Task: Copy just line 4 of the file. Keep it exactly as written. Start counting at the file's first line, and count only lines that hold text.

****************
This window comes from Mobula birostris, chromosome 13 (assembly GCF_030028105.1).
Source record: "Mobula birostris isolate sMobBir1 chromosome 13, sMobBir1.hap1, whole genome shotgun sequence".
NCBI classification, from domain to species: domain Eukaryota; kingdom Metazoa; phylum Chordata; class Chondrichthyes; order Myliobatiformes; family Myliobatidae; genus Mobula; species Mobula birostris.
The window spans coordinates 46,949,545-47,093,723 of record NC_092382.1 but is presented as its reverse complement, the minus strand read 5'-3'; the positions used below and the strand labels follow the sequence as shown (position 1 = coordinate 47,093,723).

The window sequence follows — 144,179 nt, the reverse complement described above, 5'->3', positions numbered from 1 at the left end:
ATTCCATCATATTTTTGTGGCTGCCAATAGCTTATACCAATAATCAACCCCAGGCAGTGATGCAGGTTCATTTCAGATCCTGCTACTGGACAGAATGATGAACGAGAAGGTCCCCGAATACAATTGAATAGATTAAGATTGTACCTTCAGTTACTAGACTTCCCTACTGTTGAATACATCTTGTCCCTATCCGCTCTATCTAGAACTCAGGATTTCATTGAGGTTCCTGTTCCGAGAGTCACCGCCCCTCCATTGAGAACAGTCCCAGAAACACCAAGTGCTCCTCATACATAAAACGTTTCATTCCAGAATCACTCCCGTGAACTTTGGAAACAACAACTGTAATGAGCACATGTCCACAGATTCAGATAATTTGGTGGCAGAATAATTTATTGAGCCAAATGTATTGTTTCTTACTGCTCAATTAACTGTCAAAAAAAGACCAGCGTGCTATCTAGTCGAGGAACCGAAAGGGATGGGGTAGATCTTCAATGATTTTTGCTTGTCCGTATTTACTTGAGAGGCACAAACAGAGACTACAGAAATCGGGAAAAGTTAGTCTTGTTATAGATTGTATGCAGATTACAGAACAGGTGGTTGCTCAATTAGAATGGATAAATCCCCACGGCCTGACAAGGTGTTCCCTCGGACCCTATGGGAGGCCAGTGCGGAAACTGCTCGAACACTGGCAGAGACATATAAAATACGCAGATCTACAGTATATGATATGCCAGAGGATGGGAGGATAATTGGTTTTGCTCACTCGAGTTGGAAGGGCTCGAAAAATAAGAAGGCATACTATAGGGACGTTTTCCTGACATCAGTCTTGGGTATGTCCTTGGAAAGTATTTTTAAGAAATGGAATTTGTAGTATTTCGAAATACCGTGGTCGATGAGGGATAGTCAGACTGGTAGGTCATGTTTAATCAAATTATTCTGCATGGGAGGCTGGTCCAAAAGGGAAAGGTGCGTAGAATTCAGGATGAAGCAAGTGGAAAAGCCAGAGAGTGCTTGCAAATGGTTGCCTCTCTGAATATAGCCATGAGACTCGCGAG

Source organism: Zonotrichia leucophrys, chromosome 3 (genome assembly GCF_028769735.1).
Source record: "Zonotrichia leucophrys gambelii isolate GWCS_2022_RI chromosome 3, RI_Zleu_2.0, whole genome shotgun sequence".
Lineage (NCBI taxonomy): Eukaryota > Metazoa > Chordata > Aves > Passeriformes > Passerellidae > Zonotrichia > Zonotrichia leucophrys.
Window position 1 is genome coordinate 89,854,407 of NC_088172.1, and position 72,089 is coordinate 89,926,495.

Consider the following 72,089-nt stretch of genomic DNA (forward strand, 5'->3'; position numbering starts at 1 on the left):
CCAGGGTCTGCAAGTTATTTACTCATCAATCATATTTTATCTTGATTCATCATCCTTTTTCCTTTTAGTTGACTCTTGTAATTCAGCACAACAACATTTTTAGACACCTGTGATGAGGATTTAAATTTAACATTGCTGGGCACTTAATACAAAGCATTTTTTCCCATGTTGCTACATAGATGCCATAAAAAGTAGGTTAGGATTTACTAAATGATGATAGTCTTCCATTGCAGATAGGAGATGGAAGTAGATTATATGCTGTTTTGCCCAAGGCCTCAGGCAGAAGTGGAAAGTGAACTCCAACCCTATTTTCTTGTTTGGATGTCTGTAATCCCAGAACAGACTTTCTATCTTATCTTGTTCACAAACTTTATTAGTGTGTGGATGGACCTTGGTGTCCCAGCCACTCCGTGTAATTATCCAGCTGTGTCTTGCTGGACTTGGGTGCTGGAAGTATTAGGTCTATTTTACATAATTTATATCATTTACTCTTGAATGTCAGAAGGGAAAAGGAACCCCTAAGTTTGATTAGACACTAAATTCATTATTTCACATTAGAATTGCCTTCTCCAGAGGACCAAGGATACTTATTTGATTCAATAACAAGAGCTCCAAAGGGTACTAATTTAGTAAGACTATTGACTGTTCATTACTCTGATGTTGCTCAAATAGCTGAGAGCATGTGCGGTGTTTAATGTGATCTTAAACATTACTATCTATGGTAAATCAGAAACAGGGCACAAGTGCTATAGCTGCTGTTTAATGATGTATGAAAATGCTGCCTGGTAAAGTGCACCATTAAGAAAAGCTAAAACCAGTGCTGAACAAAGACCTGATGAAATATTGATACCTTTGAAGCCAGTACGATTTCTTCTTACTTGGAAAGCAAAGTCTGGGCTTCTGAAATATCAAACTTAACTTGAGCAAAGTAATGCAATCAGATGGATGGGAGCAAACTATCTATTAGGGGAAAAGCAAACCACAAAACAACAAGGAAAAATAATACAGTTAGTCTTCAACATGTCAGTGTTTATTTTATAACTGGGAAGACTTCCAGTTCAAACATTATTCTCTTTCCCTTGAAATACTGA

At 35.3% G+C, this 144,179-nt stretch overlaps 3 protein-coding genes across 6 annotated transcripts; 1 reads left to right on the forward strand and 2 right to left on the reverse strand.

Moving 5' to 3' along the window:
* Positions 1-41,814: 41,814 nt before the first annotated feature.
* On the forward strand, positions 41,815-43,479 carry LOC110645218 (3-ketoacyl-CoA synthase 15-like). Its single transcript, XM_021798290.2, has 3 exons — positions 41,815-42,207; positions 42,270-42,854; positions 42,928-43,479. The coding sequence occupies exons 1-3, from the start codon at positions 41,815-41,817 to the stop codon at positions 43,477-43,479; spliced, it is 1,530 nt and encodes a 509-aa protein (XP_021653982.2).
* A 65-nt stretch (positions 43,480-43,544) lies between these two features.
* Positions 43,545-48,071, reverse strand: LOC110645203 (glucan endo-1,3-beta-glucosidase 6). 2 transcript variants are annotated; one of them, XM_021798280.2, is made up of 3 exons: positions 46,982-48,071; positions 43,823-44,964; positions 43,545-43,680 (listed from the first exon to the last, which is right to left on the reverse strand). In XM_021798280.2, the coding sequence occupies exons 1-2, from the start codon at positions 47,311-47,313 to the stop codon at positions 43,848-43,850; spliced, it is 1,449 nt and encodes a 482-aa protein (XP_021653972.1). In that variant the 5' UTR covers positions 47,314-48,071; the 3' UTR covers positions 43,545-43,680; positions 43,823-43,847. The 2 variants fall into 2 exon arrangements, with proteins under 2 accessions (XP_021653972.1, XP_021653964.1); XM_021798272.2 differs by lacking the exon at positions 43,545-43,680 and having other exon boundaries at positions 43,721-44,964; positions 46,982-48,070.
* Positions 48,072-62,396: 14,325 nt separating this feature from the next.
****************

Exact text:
The window spans coordinates 46,949,545-47,093,723 of record NC_092382.1 but is presented as its reverse complement, the minus strand read 5'-3'; the positions used below and the strand labels follow the sequence as shown (position 1 = coordinate 47,093,723).